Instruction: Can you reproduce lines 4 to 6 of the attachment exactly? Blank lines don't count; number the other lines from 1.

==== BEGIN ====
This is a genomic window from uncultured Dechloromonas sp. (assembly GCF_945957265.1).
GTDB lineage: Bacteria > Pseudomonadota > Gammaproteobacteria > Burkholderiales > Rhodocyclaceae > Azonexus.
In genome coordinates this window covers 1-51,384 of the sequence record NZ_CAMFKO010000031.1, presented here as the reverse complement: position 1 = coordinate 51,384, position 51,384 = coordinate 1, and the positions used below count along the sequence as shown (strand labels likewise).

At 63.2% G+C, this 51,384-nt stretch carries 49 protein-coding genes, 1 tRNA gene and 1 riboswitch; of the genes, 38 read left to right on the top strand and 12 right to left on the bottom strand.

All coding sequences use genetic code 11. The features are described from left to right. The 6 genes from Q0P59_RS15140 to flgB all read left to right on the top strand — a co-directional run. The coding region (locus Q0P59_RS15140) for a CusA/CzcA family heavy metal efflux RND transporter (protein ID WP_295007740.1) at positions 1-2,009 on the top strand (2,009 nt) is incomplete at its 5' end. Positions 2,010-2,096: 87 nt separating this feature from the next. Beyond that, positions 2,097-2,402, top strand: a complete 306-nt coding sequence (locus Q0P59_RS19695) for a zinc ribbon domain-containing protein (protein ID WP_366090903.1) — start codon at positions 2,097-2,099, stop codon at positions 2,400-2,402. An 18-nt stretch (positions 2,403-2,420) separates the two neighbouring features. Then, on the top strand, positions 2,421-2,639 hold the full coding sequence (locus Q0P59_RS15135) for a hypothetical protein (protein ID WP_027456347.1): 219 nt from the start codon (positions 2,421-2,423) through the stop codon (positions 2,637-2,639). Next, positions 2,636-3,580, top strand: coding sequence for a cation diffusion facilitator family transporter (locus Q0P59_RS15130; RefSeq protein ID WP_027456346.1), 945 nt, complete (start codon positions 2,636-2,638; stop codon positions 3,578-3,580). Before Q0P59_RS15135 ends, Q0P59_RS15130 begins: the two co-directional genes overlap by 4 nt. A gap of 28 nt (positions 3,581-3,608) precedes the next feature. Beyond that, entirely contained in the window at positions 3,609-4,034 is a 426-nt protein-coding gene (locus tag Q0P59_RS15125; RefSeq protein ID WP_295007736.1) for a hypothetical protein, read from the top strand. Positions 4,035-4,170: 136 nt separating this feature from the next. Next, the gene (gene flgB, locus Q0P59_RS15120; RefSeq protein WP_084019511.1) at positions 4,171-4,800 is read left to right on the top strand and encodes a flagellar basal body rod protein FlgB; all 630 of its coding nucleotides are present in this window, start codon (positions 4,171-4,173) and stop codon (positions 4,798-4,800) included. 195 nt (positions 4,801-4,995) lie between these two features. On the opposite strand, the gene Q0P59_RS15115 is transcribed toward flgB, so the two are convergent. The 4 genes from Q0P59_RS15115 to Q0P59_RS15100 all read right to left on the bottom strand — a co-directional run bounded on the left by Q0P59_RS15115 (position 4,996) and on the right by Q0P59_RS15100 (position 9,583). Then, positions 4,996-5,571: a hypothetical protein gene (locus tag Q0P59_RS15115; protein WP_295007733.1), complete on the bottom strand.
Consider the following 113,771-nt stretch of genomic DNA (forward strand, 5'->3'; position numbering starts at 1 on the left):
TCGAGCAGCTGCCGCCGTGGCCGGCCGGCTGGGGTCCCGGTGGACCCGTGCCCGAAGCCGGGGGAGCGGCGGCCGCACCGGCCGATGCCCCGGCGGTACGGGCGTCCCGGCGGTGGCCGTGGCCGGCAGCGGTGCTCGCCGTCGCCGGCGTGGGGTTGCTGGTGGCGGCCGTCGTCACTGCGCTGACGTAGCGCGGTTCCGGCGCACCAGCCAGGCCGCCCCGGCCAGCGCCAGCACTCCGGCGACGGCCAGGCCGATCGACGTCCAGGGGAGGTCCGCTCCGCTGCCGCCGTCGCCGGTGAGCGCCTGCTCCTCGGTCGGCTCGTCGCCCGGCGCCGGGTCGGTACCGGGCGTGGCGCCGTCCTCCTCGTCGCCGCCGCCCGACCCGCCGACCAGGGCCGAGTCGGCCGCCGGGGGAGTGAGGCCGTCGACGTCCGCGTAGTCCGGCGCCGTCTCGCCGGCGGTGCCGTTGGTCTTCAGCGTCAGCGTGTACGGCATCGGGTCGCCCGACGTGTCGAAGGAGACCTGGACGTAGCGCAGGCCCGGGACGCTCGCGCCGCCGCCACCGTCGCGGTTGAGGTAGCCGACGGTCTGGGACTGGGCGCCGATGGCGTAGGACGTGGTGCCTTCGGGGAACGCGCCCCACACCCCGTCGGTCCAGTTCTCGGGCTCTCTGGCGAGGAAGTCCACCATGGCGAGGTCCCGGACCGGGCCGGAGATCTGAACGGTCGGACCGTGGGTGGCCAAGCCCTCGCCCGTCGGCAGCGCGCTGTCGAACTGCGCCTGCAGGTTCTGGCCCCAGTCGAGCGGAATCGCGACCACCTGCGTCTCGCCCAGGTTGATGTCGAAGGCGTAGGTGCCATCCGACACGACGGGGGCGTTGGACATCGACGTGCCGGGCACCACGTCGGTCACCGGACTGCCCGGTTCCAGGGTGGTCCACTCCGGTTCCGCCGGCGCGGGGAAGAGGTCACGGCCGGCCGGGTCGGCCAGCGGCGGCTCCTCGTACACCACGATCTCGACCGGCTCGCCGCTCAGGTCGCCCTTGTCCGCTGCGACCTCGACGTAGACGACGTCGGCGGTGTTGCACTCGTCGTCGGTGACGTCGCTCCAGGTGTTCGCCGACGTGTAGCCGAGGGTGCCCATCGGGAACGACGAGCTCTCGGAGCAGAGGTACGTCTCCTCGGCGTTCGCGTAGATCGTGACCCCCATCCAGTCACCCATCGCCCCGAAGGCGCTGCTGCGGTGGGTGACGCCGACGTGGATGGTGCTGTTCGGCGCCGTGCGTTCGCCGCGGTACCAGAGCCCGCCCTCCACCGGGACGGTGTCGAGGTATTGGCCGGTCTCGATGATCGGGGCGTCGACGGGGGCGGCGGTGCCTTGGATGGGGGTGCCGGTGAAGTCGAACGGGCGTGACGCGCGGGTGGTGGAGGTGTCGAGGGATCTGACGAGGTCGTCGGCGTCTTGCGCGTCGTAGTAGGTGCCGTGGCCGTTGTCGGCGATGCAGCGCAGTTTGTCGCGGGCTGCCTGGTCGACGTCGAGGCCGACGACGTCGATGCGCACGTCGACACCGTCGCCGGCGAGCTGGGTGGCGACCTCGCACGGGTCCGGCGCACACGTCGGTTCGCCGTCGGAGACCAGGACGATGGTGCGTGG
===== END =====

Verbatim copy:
At 63.2% G+C, this 51,384-nt stretch carries 49 protein-coding genes, 1 tRNA gene and 1 riboswitch; of the genes, 38 read left to right on the top strand and 12 right to left on the bottom strand.

All coding sequences use genetic code 11. The features are described from left to right. The 6 genes from Q0P59_RS15140 to flgB all read left to right on the top strand — a co-directional run. The coding region (locus Q0P59_RS15140) for a CusA/CzcA family heavy metal efflux RND transporter (protein ID WP_295007740.1) at positions 1-2,009 on the top strand (2,009 nt) is incomplete at its 5' end. Positions 2,010-2,096: 87 nt separating this feature from the next. Beyond that, positions 2,097-2,402, top strand: a complete 306-nt coding sequence (locus Q0P59_RS19695) for a zinc ribbon domain-containing protein (protein ID WP_366090903.1) — start codon at positions 2,097-2,099, stop codon at positions 2,400-2,402. An 18-nt stretch (positions 2,403-2,420) separates the two neighbouring features. Then, on the top strand, positions 2,421-2,639 hold the full coding sequence (locus Q0P59_RS15135) for a hypothetical protein (protein ID WP_027456347.1): 219 nt from the start codon (positions 2,421-2,423) through the stop codon (positions 2,637-2,639). Next, positions 2,636-3,580, top strand: coding sequence for a cation diffusion facilitator family transporter (locus Q0P59_RS15130; RefSeq protein ID WP_027456346.1), 945 nt, complete (start codon positions 2,636-2,638; stop codon positions 3,578-3,580). Before Q0P59_RS15135 ends, Q0P59_RS15130 begins: the two co-directional genes overlap by 4 nt. A gap of 28 nt (positions 3,581-3,608) precedes the next feature. Beyond that, entirely contained in the window at positions 3,609-4,034 is a 426-nt protein-coding gene (locus tag Q0P59_RS15125; RefSeq protein ID WP_295007736.1) for a hypothetical protein, read from the top strand. Positions 4,035-4,170: 136 nt separating this feature from the next. Next, the gene (gene flgB, locus Q0P59_RS15120; RefSeq protein WP_084019511.1) at positions 4,171-4,800 is read left to right on the top strand and encodes a flagellar basal body rod protein FlgB; all 630 of its coding nucleotides are present in this window, start codon (positions 4,171-4,173) and stop codon (positions 4,798-4,800) included. 195 nt (positions 4,801-4,995) lie between these two features. On the opposite strand, the gene Q0P59_RS15115 is transcribed toward flgB, so the two are convergent. The 4 genes from Q0P59_RS15115 to Q0P59_RS15100 all read right to left on the bottom strand — a co-directional run bounded on the left by Q0P59_RS15115 (position 4,996) and on the right by Q0P59_RS15100 (position 9,583). Then, positions 4,996-5,571: a hypothetical protein gene (locus tag Q0P59_RS15115; protein WP_295007733.1), complete on the bottom strand.
Consider the following 113,771-nt stretch of genomic DNA (forward strand, 5'->3'; position numbering starts at 1 on the left):